|Title||Understanding the influence of remote sensing classification methods on smallholder irrigation in Mozambique|
|Group||Water Resources Management group|
|Supervisor(s)||Gert Jan Veldwisch, Alex Bolding|
Host institute: Resiliencia
Smallholder irrigation is seen as a useful approach to improve agricultural productivity, increase food security, reduce poverty and increase resilience to climate variability. However, irrigation is not as productive and sustainable as it could be. Research suggests that the area covered by smallholder irrigation may be twice as large as official statistics mention, indicating that farmers do see irrigation as beneficial and are investing in expansion of irrigated areas. However, it is currently unknown how much area is irrigated and where this occurs. One way of finding out is by analysing satellite images (remote sensing).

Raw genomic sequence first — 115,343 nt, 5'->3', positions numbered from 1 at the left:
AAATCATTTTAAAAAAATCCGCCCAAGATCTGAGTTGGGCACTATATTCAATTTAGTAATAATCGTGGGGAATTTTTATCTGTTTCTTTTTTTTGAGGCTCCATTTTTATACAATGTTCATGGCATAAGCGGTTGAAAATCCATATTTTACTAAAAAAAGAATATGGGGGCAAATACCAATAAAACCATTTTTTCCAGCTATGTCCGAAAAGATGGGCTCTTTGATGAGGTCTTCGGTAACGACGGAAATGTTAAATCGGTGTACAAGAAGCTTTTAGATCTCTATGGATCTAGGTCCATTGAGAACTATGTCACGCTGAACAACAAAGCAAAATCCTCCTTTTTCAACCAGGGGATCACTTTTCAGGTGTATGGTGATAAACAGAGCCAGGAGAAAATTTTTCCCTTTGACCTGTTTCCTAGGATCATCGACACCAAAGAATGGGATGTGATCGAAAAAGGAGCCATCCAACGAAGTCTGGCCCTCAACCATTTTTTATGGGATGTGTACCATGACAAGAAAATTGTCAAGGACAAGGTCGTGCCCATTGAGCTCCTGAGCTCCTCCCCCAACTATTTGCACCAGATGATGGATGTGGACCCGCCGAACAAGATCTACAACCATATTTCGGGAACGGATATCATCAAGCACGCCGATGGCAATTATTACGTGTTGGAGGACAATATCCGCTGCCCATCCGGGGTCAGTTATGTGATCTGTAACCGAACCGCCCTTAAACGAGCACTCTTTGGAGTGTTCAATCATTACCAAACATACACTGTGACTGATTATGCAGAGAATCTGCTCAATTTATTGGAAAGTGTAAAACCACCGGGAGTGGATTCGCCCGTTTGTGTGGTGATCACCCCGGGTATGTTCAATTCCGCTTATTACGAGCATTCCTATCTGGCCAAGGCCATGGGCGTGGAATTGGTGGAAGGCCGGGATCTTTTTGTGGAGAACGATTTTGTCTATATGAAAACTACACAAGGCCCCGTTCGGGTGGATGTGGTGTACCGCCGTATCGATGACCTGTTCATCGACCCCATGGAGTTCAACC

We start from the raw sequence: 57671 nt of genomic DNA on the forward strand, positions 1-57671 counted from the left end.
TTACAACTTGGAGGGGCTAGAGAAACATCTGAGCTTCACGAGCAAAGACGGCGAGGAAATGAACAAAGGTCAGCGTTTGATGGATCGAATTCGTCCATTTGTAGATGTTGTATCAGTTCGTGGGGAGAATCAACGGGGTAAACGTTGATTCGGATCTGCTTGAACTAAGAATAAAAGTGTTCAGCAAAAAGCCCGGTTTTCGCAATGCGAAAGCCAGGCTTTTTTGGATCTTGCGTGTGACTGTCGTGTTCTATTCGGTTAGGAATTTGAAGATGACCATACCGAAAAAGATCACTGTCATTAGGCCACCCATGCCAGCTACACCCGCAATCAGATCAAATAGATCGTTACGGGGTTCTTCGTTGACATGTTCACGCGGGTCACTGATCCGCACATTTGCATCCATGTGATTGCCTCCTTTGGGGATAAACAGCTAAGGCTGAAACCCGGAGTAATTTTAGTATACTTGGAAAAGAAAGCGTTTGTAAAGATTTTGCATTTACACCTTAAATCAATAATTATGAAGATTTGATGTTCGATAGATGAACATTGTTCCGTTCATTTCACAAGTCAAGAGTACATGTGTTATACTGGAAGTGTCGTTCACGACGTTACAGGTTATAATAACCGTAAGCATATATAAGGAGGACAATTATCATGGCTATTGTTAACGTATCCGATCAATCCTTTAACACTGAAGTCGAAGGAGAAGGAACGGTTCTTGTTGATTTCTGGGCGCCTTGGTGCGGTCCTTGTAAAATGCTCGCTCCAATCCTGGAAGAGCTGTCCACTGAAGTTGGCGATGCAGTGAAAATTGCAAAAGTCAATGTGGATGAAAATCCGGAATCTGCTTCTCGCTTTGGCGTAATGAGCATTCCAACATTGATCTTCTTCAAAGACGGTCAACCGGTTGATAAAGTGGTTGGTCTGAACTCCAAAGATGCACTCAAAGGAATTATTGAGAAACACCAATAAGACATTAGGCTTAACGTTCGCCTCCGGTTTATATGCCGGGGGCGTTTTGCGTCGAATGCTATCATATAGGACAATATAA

This research will try to understand spatio temporal dynamics of irrigated agriculture in two provinces of Mozambique (Gaza & Manica ) by comparing various remote sensing classification
A research question could be: How do different classification methods classify irrigated agriculture in Mozambique?
What is expected from the student (type of research)
The student is expected to compare various classification algorithms on a small agricultural area. Fieldwork to collect ground truthing data is needed. Programming skills are not necessary, but can be useful. Sufficient understanding of remote sensing is required.
|Used skills||Field observations ; literature review; sufficient
GIS/remote sensing skills